The idea that humans need a substantial and immediate connection to one another, and to their environment, to be truly whole is the basis of some of the oldest spiritual and philosophical beliefs on Earth.
The fear that those connections and that completeness are being threatened by technology, and the isolation and self-absorption that emerging technologies sometimes seem to breed, is somewhat newer. Not nearly as new as Skype and iPhones, however, as evidenced by “The Machine Stops,” a short story published by British author E.M. Forster in 1909 that posits the divisive and destructive potential of then-unheard-of technology with a singularly disturbing prescience.
The story and its themes are the source material for an obsessively faithful adaptation currently in production at freeFall — one that, despite taking its inspiration from a piece of literature nearly 110 years old, is both compelling and thought-provoking in a very contemporary way.
Vashti and Kuno are a mother and son, respectively, living apart in a future society driven underground by some unspecified cataclysm. Members of this peaceful global society exist in near-total isolation, living in their individual rooms and spending time communicating and sharing personal-interest lessons with each other via a video messaging screen (a “plate”) and system similar to Skype or FaceTime while all their needs — food, hygiene, entertainment — are provided for by an ostensibly sentient artificial intelligence known as the Machine.
Vashti is perfectly happy with this state of affairs. Kuno, for his part, is not. He begs his mother to come visit him, and eventually coaxes her from her ensconcement; her unhappiness at having to travel is only compounded when she arrives, and he tells her of his disenchantment with the way their lives are lived. He further admits to escaping their underground confines and exploring the supposedly uninhabitable surface of the blasted Earth. His tale provides one of the play’s most moving scenes, as two athletic avatars, one male (Adam Kezele) and one female (Megan Morgan), emerge to evoke Kuno’s adventure by fluidly climbing on and swinging from an on-set support beam and dangling aerialist’s silk.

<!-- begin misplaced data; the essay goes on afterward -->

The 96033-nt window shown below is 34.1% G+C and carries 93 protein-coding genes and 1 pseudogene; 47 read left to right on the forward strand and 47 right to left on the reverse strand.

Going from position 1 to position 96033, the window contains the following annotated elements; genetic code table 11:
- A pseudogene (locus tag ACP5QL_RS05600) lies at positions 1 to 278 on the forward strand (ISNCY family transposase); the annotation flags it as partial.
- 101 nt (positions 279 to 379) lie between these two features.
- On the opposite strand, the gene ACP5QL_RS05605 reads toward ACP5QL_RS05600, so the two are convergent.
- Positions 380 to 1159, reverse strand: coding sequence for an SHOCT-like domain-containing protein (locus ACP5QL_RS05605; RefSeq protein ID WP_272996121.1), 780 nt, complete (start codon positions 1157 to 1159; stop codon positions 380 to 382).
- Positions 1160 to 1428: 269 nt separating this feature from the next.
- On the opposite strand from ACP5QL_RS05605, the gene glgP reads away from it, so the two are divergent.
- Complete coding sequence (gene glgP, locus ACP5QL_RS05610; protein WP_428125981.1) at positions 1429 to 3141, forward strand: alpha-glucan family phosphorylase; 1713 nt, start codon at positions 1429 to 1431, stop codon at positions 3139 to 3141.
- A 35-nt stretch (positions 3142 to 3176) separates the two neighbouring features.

Convinced of her son’s madness, Vashti returns to her room and her lessons, which are little more than rehashed navel-gazing.
As time goes by, the dependence of Vashti and the majority of society on the Machine develops into religious worship, even as the Machine begins to show signs of breaking down, setting up the collision of Vashti’s desperate reliance on the Machine for her physical and spiritual needs with Kuno’s insistence that there must be more if life is to have meaning.
Actors Rob Glauz and Ann Morrison imbue Kuno and Vashti with unsettling realism. Morrison, in particular, shines, even as she spends much of the 70-minute production facing her “plate” with her back to the audience — which must constantly grate against all of her training and actorly instincts. Then again, Glauz has to sit offstage and communicate with and react to her live in real time via video messaging; that can’t be easy, either. The spare, retro-futuro-industrial set is perfect, and the details of the plate’s user interface (there are two screens in addition to Vashti’s, positioned closer to and facing the audience) are quite believable. Eric Davis’s direction is right for the set and the emotional-yet-restrained feel, and the sound and technical elements, which include not only the plate’s display but also multiple voiceovers, are flawless.
If The Machine Stops has one problem, it’s the play’s insistence on its reverence to Forster’s original story. In a talkback after the performance, Davis emphasized the production’s faithfulness; much of the dialogue is taken directly from the text, and while the themes and details of the story are strikingly modern, its writing style is of its time, and occasionally by turns turgid, purple or austere. Those lines can’t obscure the emotional and intellectual impact of the play, though, and through the combination of ace performances and provocative ideas, The Machine Stops provides not only an hour-plus of worthy entertainment but food for thought, as well.